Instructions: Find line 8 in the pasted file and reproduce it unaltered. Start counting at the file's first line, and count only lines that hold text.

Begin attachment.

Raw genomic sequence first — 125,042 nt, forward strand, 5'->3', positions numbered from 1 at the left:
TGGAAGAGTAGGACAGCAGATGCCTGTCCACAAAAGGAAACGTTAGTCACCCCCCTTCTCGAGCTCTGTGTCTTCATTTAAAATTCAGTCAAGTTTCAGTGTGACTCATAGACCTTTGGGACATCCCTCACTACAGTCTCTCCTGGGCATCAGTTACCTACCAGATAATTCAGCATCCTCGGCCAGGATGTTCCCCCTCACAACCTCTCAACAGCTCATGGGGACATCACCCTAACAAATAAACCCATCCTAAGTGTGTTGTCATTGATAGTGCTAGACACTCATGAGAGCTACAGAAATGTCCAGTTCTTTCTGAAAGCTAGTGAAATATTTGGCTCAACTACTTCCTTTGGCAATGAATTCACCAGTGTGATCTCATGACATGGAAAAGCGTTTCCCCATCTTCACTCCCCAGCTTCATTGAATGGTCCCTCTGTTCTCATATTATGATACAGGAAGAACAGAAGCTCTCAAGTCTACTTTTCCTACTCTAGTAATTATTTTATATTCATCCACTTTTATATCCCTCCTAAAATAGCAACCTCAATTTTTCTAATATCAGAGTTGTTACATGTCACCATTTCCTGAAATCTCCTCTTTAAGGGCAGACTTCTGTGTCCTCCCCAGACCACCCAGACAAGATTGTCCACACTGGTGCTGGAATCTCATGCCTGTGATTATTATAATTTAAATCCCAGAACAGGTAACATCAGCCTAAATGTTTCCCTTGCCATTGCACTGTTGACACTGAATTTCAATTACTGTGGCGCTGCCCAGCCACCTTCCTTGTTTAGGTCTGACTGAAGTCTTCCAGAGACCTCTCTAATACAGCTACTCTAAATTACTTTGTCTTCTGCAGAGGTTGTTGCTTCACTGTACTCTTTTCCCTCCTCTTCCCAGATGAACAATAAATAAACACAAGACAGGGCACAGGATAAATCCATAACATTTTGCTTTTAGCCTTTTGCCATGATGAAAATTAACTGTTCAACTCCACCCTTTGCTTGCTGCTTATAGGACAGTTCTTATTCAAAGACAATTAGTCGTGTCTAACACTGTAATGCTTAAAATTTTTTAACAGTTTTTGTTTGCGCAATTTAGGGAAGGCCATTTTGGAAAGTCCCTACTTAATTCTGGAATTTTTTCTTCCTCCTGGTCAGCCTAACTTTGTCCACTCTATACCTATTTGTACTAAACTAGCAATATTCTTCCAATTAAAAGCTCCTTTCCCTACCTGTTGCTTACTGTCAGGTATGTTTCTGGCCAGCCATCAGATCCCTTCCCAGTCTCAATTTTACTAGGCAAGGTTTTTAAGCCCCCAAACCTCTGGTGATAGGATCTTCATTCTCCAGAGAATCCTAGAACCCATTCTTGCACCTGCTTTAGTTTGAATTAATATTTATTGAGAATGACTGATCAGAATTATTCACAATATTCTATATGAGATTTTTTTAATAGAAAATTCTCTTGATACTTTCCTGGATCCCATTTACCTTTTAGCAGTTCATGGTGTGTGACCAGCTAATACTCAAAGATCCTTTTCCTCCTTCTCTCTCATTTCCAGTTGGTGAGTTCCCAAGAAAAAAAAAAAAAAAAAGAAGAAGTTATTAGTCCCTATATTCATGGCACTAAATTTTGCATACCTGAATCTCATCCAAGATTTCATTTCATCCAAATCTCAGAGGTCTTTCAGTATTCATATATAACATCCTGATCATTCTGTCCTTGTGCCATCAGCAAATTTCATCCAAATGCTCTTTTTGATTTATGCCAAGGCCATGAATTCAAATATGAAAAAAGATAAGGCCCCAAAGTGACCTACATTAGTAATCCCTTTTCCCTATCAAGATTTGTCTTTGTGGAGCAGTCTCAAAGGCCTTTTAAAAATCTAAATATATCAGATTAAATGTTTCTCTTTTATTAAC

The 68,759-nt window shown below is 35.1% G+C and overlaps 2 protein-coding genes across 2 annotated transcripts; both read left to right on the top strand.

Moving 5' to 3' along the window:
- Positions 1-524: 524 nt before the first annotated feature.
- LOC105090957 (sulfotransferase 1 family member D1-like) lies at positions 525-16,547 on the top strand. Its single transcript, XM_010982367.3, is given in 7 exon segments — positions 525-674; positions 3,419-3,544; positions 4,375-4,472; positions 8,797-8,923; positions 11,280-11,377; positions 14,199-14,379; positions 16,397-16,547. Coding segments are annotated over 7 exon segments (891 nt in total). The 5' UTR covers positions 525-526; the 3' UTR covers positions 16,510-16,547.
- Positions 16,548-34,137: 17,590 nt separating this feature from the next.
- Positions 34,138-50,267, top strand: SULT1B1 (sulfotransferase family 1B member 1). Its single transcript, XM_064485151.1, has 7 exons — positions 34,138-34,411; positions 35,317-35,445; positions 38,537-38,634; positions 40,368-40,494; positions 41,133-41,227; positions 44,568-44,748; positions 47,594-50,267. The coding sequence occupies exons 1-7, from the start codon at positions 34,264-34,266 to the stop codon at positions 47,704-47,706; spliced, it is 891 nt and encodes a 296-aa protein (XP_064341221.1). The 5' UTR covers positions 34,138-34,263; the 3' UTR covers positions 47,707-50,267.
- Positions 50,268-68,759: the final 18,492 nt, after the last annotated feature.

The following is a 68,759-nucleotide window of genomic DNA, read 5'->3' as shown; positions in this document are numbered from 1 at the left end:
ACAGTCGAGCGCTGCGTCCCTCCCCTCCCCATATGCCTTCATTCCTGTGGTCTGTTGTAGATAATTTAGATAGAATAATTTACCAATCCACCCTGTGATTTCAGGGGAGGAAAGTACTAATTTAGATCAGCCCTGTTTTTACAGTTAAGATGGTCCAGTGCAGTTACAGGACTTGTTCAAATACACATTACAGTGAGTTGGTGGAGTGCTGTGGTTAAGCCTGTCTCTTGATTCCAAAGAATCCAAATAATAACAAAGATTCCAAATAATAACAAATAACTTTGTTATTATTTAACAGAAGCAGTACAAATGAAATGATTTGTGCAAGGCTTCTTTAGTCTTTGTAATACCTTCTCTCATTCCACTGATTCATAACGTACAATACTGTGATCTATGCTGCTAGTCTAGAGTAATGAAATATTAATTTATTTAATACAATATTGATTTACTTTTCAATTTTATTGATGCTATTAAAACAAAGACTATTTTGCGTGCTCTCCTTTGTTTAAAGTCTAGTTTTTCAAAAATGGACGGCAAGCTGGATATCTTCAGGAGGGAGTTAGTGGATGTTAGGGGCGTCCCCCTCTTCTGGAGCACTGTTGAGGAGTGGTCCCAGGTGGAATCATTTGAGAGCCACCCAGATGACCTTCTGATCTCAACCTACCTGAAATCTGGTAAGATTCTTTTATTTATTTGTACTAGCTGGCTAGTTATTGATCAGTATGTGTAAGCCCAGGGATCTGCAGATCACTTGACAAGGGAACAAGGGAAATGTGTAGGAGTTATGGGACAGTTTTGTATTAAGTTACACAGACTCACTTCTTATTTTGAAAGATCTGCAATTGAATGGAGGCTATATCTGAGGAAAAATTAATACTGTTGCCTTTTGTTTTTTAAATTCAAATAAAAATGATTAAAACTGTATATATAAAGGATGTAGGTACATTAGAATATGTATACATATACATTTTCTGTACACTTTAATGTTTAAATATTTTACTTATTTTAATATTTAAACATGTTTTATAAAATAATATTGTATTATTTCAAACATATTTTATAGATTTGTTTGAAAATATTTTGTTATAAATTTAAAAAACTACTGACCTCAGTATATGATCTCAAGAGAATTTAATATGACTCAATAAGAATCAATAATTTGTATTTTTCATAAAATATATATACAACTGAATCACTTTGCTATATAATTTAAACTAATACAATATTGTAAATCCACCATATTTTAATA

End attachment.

- Positions 34,138-50,267, top strand: SULT1B1 (sulfotransferase family 1B member 1). Its single transcript, XM_064485151.1, has 7 exons — positions 34,138-34,411; positions 35,317-35,445; positions 38,537-38,634; positions 40,368-40,494; positions 41,133-41,227; positions 44,568-44,748; positions 47,594-50,267. The coding sequence occupies exons 1-7, from the start codon at positions 34,264-34,266 to the stop codon at positions 47,704-47,706; spliced, it is 891 nt and encodes a 296-aa protein (XP_064341221.1). The 5' UTR covers positions 34,138-34,263; the 3' UTR covers positions 47,707-50,267.